While Canadians are proud of living in a country where crime rates are generally low and ethnic diversity is celebrated rather than feared, several terrorism-related incidents in recent years have reminded the public that Canada is not immune to the kinds of events that have struck Europe and the United States.
In September, Abdulahi Hasan Sharif was arrested in Edmonton, Alberta, after two related incidents on the same evening. In the first one, Sharif, a Somali refugee, is alleged to have rammed into a police officer who was at a police roadblock near a sports event. He then stabbed the police officer and escaped. A few hours later, the same man is alleged to have rammed into four pedestrians with a rental van. No one was killed, but Sharif faces multiple counts of attempted murder.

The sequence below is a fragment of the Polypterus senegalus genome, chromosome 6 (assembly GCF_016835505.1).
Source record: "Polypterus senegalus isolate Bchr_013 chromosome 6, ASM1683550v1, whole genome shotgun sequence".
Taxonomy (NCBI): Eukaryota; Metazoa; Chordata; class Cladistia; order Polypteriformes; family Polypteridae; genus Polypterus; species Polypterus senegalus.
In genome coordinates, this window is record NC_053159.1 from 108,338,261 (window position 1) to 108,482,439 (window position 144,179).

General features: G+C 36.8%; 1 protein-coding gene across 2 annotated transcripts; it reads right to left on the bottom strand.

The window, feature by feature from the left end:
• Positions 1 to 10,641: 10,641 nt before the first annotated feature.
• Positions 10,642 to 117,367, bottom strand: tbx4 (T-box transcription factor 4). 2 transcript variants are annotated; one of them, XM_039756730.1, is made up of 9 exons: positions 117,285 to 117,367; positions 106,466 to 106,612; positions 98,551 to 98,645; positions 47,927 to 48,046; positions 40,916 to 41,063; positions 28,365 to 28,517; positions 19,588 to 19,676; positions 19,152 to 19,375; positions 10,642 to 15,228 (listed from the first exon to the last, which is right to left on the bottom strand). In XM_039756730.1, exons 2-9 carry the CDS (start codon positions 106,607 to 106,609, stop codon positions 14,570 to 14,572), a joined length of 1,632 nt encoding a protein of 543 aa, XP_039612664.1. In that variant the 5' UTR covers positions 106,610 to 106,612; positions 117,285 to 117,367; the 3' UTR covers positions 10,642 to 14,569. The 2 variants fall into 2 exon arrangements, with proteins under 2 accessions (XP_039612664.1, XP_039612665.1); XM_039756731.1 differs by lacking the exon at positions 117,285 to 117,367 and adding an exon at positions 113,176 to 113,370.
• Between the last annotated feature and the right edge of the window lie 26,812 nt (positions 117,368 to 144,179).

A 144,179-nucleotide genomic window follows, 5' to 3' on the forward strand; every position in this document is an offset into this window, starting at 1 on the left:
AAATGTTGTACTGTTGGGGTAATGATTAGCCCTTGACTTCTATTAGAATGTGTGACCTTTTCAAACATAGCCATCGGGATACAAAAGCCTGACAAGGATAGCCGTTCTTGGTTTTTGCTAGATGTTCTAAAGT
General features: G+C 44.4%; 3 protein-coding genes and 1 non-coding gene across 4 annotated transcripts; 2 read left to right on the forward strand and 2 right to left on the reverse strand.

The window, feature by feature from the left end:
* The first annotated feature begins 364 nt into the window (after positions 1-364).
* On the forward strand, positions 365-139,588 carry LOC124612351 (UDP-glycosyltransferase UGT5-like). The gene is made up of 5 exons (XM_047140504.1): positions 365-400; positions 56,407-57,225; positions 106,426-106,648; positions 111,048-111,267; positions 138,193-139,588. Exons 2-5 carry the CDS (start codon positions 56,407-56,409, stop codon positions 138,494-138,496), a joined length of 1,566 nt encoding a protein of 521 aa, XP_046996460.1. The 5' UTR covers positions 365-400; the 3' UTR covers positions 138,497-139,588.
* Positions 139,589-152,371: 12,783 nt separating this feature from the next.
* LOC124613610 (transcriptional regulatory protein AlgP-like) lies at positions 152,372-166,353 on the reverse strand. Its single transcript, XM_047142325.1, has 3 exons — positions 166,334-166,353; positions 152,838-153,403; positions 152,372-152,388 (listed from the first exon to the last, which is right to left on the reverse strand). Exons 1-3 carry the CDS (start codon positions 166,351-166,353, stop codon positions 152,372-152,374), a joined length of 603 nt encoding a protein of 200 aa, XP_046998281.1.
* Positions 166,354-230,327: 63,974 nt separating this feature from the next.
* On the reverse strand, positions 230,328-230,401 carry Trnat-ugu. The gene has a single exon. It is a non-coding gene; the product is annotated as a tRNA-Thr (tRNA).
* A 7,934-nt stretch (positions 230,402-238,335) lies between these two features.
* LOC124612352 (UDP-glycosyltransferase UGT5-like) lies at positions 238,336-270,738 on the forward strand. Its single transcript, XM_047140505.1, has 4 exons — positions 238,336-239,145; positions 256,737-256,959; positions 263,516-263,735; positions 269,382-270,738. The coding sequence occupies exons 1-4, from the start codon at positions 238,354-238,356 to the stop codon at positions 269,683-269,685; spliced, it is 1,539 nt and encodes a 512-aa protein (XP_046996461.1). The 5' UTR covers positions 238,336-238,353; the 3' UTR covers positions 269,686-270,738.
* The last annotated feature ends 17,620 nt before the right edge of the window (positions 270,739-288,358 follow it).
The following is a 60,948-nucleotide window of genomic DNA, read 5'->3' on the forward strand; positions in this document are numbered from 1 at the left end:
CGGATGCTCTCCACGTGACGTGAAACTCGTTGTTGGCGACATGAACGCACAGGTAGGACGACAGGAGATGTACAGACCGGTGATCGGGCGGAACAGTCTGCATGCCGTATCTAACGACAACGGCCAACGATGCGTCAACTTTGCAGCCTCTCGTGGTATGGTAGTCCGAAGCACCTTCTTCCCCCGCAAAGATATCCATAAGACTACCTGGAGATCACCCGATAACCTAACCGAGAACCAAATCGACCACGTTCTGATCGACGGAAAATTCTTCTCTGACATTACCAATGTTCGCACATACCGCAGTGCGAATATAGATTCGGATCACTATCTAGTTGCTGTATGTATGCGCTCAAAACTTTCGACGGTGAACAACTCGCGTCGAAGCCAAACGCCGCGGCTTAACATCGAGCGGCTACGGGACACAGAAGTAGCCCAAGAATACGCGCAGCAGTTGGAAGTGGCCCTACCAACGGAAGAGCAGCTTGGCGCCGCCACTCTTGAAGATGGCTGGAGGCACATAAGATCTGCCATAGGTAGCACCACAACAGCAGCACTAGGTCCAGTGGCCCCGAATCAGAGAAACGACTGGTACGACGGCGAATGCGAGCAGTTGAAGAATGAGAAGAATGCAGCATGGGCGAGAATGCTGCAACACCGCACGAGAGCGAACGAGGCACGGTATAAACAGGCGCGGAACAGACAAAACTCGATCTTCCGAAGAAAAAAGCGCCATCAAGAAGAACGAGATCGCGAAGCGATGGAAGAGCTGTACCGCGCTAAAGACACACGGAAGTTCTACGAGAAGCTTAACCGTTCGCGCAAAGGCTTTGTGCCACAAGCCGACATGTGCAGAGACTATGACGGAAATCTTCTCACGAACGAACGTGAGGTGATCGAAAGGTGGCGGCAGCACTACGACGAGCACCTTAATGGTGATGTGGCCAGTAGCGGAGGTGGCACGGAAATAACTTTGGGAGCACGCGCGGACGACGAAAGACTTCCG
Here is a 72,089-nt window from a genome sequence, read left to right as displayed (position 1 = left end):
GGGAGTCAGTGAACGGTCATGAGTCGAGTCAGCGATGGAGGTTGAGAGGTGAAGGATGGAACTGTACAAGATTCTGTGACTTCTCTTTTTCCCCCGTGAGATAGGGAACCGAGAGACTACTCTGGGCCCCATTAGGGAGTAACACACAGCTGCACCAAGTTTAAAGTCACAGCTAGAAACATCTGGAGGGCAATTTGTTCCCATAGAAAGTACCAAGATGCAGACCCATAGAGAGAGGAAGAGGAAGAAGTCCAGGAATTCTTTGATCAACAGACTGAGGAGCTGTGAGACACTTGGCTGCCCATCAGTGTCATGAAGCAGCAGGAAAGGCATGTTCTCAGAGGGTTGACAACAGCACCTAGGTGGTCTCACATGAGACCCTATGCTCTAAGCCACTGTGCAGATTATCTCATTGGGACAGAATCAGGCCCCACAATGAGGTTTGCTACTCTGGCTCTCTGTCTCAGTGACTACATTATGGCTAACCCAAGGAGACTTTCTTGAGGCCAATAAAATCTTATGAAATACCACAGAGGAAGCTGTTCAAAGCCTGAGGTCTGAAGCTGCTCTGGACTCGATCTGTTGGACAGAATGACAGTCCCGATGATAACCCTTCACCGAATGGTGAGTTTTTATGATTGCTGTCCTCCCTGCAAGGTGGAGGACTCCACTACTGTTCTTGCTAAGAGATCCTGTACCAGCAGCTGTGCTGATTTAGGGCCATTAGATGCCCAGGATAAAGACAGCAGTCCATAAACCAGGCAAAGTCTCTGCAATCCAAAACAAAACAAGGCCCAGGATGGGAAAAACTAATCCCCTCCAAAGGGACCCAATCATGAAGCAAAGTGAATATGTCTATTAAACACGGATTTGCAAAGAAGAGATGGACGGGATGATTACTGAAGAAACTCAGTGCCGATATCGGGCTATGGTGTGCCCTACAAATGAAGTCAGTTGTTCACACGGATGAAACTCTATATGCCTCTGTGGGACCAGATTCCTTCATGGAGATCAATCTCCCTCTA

In Quebec City, on the other side of the country, Alexandre Bissonnette is in court this week in a pre-sentencing hearing after pleading guilty last month to six counts of first-degree murder in the shooting of six Muslim men as they attended prayers at a mosque in the city in January 2017. Bissonnette had mental health issues and was attracted to far-right politics and anti-immigrant rhetoric.
And in 2014, Canada's Parliament was the scene of another terrorism-related incident. Michael Zehar-Bibeau, a drug addict and convert to Islam, shot and killed a Canadian sentry on duty at the National War Memorial before heading to Parliament, where he was killed in a shootout with security officers.
Washington Post, AP